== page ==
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In Belgium the railways strike often. When the unions announce a day of strikes, the strikes usually run from 22.00 pm the previous until 22.00 pm on the day of the strikes.

I will be arriving on Brussels airport on a day of railway strikes at 21.45. So in theory if the strikes end at 22.00 I can take the train to continue my journey, but can I? How quickly after the end of a strike do the trains return to a normal schedule?

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    Surely this would depend on each strike, the size, and time of day that it ends? Resuming in say, rush hour, with a massive backlog would be different to an 11pm resumption. – Mark Mayo Supports Monica Dec 10 '14 at 7:13
  • The strikes always end at 22:00 – user141 Dec 10 '14 at 7:16
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    @andra not always, but in >90% of the cases you are correct. As a counterexample: tomorrow (December 11th) there is a strike of a minor union from 3am to 3am. – Some wandering yeti Dec 10 '14 at 8:40
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Strikes usually end officially at 10 p.m., but don't count on any train after that time. There might be an odd train, but usually there is not. In reality the normal schedule resumes the next morning with a few cancelled trains still possible. Source: I take the train daily in Belgium and have seen my share of strikes.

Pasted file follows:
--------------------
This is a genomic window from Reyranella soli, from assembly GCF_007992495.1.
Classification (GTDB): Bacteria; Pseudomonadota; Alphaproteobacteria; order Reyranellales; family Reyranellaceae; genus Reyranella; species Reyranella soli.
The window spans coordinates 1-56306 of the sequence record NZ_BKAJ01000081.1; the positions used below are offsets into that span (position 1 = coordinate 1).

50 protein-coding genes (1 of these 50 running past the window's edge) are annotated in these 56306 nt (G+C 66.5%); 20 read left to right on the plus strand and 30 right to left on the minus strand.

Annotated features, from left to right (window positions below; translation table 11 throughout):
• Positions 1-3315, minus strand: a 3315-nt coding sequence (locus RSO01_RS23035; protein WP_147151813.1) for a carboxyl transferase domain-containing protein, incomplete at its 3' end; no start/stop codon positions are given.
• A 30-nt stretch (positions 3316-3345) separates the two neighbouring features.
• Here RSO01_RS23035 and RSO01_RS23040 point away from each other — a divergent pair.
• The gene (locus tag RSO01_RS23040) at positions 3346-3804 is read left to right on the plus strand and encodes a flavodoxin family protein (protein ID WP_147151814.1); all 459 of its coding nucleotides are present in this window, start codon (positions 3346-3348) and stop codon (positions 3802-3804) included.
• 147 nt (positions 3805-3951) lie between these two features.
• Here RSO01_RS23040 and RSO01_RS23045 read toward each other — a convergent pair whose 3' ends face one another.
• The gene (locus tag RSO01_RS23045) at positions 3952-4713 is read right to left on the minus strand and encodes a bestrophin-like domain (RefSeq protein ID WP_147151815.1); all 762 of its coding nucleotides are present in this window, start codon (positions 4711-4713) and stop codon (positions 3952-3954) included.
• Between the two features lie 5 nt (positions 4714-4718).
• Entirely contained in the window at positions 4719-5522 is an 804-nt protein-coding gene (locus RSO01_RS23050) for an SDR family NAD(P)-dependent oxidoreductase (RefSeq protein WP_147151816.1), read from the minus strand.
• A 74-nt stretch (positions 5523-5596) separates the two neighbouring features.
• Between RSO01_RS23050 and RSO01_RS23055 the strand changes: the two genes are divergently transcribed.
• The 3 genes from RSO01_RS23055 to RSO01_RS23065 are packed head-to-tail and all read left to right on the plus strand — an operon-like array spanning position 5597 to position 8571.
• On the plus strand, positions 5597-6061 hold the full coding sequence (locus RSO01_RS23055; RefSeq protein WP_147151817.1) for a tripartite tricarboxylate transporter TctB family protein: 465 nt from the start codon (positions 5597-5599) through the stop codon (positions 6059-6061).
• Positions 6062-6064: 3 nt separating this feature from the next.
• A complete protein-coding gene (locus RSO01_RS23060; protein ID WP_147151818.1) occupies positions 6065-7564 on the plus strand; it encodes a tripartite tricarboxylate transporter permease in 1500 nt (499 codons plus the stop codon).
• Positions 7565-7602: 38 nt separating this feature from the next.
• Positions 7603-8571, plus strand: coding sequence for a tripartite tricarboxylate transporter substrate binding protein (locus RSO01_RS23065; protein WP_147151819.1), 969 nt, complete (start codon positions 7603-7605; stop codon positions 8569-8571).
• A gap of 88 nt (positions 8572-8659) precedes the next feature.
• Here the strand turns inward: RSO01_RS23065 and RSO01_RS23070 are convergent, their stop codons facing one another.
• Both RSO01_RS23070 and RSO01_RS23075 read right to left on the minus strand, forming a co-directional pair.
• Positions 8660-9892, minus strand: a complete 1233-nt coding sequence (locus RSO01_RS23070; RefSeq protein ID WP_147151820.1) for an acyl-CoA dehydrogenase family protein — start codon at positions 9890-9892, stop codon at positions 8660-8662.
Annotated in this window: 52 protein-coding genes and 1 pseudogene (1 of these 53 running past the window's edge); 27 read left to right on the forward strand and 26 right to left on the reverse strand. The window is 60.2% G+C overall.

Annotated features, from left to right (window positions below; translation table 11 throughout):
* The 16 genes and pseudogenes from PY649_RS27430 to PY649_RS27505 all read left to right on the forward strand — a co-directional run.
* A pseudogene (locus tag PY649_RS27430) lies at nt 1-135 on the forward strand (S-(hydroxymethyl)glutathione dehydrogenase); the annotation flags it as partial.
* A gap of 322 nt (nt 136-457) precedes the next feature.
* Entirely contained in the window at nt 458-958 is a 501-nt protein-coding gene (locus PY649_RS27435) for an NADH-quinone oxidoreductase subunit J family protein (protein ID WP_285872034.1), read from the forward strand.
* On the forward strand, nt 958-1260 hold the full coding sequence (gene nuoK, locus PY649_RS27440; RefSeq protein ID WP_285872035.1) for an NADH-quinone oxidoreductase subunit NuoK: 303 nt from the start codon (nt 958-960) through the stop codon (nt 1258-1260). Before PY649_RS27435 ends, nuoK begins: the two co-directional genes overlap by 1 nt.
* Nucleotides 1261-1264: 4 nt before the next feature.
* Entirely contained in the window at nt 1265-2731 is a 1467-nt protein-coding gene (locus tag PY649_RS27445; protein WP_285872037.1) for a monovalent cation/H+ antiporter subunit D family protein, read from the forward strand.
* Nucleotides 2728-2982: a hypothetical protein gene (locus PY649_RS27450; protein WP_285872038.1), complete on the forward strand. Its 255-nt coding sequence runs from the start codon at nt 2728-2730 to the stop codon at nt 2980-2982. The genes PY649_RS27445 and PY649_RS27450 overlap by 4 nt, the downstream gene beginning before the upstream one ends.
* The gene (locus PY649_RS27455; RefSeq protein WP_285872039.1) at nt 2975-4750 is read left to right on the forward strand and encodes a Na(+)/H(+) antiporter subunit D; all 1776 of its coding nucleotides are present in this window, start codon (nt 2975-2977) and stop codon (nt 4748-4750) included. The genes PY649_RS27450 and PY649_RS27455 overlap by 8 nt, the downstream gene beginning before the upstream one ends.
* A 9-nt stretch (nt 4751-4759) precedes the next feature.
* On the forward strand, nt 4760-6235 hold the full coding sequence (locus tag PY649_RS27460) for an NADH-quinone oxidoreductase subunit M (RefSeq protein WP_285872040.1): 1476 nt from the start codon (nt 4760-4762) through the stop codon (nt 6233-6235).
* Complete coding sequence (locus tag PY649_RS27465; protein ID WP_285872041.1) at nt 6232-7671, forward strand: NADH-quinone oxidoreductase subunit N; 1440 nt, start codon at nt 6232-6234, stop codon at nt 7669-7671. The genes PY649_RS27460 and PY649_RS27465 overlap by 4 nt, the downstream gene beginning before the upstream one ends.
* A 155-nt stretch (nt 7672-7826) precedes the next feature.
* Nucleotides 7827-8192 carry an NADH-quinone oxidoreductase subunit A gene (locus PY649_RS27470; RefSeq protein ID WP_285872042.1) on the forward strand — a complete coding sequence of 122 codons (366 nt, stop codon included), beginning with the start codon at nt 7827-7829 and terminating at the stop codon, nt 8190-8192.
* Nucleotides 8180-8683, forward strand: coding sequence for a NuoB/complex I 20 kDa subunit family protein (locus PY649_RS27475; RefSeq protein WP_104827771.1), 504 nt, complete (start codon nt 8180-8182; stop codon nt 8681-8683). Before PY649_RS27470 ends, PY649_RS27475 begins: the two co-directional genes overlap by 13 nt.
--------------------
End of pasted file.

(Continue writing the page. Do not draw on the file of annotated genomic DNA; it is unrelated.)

If you are referring to the upcoming strike on December 15th, keep in mind that the train schedule changes completely on December 14th, making December 15th the first weekday of the new schedule. With the strike, in reality that will become December 16th. For this reason, I think it is wise to allow sufficient margin in your planning, even on December 16th. Source: just my gut feeling. Nobody really knows.

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The reason for the strike ending at 22h is so they can attempt to get all the material at the required destinations for the next day, e.g. they need x amount of trains in Gent or Oostende so they can handle the morning traffic the next day. Note that this is not a guarantee for success, I've often experienced delays the day after a strike because not all trains were available or even "complete".

Expecting to get a ride after 22h is unwise, since most likely there will be no personnel available to "accompany" the train (checking tickets etc.) since these people often use the train to arrive at the trains they're supposed to accompany. In the past year I've often experienced some delay because there was supposed to be a replacement driver available in the station for the train I was taking, but he was delayed because his train had a delay.

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Make sure you have different means of transport. It is very doubtful that you will see a train that day. I suggest you take a cab, at that hour there shouldn't be too much traffic. And it's not too hard to get one in Brussels.

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